Mitch Albom: A Siri-ous Disconnect

Mitch Albom says we're getting so cozy with our smartphones, we're forgetting to connect with each other.

By Mitch Albom from The Detroit Free Press
Mitch Albom: A Siri-ous DisconnectIllustration by Victor Jushasz

I’m not talking.

Not to a phone.

It may be all the rage for celebrities in iPhone commercials to have pithy exchanges with Siri, the female-sounding voice assistant, but if you ask me, they just sound stupid.

Like actress Zooey Deschanel, in her pajamas, telling her iPhone, “Remind me to clean up … tomorrow.” Really? If you can’t remember to do your chores, how can you remember to check the phone? What if you can’t find it because the place is a mess? How about reminding you to get out of your pajamas?

Or Samuel L. Jackson telling Siri, “Find me a store that sells organic mushrooms for my risotto.” First of all, Sam Jackson making risotto is tough enough on the credibility. But don’t you think, if you’re that advanced in the culinary arts, you’ve gone shopping for food before? Or did you suddenly wake up as Julia Child?

Maybe the worst is John Malkovich, who sits in a chaise with classical music playing and asks Siri for a “joke.”

“Two iPhones walk into a bar,” the machine says. “I forget the rest.”

Malkovich laughs, proving he’s a good actor.

We’ve become so desensitized to one another that even eye contact is becoming a lost art.

Sorry. Not joining this club. I have often been guilty of purchasing the “latest technology” (i.e., things that were new for six minutes). But I have enough experience talking to machines to know that a microchip is not your friend, no matter how close you keep it to your bed.

Or how many miles you drive together! Have you forgotten the frustrating electronic voice technology in your car? I tried it once. It went like this:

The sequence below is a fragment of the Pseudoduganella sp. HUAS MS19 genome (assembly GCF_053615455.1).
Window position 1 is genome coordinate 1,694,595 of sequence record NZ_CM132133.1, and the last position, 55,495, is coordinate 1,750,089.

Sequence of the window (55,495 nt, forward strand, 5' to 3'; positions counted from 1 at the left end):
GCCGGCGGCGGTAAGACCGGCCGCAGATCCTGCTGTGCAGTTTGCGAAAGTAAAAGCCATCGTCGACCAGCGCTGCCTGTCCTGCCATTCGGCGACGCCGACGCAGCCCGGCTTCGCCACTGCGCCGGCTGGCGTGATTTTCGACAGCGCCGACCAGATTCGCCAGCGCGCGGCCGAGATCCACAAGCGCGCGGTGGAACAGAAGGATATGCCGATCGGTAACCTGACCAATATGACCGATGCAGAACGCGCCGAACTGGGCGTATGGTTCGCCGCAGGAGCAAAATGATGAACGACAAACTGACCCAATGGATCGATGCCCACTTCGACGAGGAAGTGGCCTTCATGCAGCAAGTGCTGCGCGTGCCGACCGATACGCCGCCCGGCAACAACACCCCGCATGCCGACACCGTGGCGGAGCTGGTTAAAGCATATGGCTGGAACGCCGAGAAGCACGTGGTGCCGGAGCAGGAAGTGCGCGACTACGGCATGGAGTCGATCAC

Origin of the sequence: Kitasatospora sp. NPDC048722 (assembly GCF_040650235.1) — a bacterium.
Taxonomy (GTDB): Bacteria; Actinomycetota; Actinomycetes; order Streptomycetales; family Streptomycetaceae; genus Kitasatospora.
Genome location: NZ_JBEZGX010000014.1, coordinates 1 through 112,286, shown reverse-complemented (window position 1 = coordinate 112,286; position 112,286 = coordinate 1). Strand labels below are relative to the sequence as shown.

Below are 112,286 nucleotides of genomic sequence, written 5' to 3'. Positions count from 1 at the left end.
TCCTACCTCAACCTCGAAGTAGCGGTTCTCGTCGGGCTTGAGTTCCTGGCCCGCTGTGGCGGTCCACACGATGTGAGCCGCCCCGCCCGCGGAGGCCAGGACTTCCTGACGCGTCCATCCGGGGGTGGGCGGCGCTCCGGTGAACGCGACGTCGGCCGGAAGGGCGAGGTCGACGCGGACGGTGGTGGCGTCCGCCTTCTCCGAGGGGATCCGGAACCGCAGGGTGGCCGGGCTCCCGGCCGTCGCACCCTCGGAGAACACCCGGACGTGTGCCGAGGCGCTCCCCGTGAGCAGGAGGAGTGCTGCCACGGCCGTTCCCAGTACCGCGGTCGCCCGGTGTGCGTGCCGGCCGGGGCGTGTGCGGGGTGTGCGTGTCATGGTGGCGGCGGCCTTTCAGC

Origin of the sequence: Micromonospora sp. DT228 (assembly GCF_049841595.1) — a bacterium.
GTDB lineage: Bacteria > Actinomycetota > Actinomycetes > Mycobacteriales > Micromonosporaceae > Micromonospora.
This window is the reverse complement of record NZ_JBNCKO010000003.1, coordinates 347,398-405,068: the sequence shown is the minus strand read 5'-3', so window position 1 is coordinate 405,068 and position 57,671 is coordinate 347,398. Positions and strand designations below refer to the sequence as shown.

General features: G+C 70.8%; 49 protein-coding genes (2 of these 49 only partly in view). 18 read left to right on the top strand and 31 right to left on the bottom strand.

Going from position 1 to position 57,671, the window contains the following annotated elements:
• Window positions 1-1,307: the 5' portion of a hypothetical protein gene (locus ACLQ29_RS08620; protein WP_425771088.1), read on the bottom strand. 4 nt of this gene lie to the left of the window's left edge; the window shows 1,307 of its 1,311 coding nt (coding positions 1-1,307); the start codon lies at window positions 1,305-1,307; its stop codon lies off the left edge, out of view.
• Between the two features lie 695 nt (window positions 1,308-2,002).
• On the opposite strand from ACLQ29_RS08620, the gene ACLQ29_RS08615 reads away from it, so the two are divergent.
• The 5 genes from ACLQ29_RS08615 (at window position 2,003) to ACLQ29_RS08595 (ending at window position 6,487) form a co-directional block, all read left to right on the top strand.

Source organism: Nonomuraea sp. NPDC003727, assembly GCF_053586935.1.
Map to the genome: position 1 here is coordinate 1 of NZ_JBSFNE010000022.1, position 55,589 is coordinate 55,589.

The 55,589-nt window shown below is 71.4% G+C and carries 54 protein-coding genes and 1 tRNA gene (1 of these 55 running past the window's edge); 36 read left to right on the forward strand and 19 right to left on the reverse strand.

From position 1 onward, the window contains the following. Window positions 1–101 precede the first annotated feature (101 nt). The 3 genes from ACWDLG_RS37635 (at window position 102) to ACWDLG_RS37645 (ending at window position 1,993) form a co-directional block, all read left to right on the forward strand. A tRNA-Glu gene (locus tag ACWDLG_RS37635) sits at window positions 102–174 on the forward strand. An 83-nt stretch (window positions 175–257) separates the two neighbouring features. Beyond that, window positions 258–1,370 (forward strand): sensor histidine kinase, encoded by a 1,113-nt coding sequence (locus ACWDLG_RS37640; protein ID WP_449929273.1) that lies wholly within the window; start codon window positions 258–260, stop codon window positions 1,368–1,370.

“Call Dad.”


“Not Baghdad.”

“Starting call.”


“Calling cop.”

“No—call Dad.”

“To call Brad, say yes.”


“Calling Nome.”

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  • Your Comments

    • Guest

      ah, in my limited encounters with Mr. Albom he couldn’t be bothered to have eye contact….and twice it was when I was purchasing his books!  He couldn’t have been more rude to my son or my elderly mother.  I think a phone has exactly the kind of “personal interaction” that Mr. Albom has had each time I’ve met him, cold and aloof.  I was as if other people were an interruption in his life.  Amazing that a person who can write books that are so warm and touching can be so dismissive to other people.  I’ve seen Mr. Albom in social situations also so the excuse of autograph exhaustion couldn’t possibly be a valid response.  Maybe Mr. Albom could work on himself before he begins to give us all a lesson in personal relationships.  Funny he thinks that the celebrities aren’t credible because he puts on quite the show when he is on TV with celebrities like Oprah.